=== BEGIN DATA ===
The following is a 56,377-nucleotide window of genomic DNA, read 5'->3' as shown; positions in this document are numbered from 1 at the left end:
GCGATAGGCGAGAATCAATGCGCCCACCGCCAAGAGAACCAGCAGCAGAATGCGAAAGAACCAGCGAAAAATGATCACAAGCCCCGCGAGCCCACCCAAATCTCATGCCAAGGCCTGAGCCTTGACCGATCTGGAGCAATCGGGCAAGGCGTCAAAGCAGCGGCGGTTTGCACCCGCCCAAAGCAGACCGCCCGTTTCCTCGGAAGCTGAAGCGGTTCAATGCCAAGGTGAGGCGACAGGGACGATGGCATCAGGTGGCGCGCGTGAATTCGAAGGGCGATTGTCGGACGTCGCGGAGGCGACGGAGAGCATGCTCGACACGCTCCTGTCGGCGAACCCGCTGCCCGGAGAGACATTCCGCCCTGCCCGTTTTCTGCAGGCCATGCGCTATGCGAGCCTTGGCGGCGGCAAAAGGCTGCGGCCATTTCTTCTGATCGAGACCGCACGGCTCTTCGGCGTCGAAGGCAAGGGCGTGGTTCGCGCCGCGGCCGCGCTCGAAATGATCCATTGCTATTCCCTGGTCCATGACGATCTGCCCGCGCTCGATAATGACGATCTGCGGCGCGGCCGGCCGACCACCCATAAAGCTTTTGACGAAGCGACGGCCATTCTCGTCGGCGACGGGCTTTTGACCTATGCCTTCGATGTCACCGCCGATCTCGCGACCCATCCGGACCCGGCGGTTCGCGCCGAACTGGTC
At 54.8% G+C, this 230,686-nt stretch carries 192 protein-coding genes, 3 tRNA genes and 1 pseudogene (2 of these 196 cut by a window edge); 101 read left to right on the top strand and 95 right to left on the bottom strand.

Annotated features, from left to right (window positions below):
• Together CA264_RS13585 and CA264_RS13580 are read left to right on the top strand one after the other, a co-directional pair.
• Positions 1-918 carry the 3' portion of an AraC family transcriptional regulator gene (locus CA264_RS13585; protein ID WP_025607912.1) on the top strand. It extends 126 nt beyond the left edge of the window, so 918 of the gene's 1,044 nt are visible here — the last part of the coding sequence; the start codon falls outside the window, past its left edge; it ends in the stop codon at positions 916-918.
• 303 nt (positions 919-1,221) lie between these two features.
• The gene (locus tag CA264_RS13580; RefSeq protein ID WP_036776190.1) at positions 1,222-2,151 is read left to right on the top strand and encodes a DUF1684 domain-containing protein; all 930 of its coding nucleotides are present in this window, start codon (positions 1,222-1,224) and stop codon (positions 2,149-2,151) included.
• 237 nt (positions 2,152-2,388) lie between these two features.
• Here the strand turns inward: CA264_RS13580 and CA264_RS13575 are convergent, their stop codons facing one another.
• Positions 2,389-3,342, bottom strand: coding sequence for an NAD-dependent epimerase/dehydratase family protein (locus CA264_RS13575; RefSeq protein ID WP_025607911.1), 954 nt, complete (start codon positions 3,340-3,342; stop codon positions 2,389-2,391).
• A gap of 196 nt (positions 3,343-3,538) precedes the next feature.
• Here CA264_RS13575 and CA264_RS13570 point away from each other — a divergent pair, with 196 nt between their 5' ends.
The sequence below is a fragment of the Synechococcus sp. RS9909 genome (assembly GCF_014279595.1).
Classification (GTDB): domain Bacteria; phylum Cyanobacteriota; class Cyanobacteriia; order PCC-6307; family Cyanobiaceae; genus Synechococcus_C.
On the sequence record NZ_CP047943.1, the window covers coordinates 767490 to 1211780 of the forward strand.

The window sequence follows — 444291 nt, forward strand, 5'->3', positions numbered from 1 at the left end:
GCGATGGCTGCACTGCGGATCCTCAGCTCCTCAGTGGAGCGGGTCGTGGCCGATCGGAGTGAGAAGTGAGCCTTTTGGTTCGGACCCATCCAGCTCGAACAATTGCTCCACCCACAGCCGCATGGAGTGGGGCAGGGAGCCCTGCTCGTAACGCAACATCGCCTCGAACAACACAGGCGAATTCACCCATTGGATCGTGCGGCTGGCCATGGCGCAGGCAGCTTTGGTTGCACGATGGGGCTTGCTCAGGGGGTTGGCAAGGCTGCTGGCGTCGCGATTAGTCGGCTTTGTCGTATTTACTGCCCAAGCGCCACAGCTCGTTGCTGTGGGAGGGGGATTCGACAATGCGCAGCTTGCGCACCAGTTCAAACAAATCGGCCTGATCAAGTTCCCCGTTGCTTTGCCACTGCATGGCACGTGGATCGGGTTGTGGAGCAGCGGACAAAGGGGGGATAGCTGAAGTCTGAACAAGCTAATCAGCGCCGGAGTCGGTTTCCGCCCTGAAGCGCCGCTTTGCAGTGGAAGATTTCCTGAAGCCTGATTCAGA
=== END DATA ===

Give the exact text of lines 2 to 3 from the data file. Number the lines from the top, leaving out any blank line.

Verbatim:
GCGATAGGCGAGAATCAATGCGCCCACCGCCAAGAGAACCAGCAGCAGAATGCGAAAGAACCAGCGAAAAATGATCACAAGCCCCGCGAGCCCACCCAAATCTCATGCCAAGGCCTGAGCCTTGACCGATCTGGAGCAATCGGGCAAGGCGTCAAAGCAGCGGCGGTTTGCACCCGCCCAAAGCAGACCGCCCGTTTCCTCGGAAGCTGAAGCGGTTCAATGCCAAGGTGAGGCGACAGGGACGATGGCATCAGGTGGCGCGCGTGAATTCGAAGGGCGATTGTCGGACGTCGCGGAGGCGACGGAGAGCATGCTCGACACGCTCCTGTCGGCGAACCCGCTGCCCGGAGAGACATTCCGCCCTGCCCGTTTTCTGCAGGCCATGCGCTATGCGAGCCTTGGCGGCGGCAAAAGGCTGCGGCCATTTCTTCTGATCGAGACCGCACGGCTCTTCGGCGTCGAAGGCAAGGGCGTGGTTCGCGCCGCGGCCGCGCTCGAAATGATCCATTGCTATTCCCTGGTCCATGACGATCTGCCCGCGCTCGATAATGACGATCTGCGGCGCGGCCGGCCGACCACCCATAAAGCTTTTGACGAAGCGACGGCCATTCTCGTCGGCGACGGGCTTTTGACCTATGCCTTCGATGTCACCGCCGATCTCGCGACCCATCCGGACCCGGCGGTTCGCGCCGAACTGGTC
At 54.8% G+C, this 230,686-nt stretch carries 192 protein-coding genes, 3 tRNA genes and 1 pseudogene (2 of these 196 cut by a window edge); 101 read left to right on the top strand and 95 right to left on the bottom strand.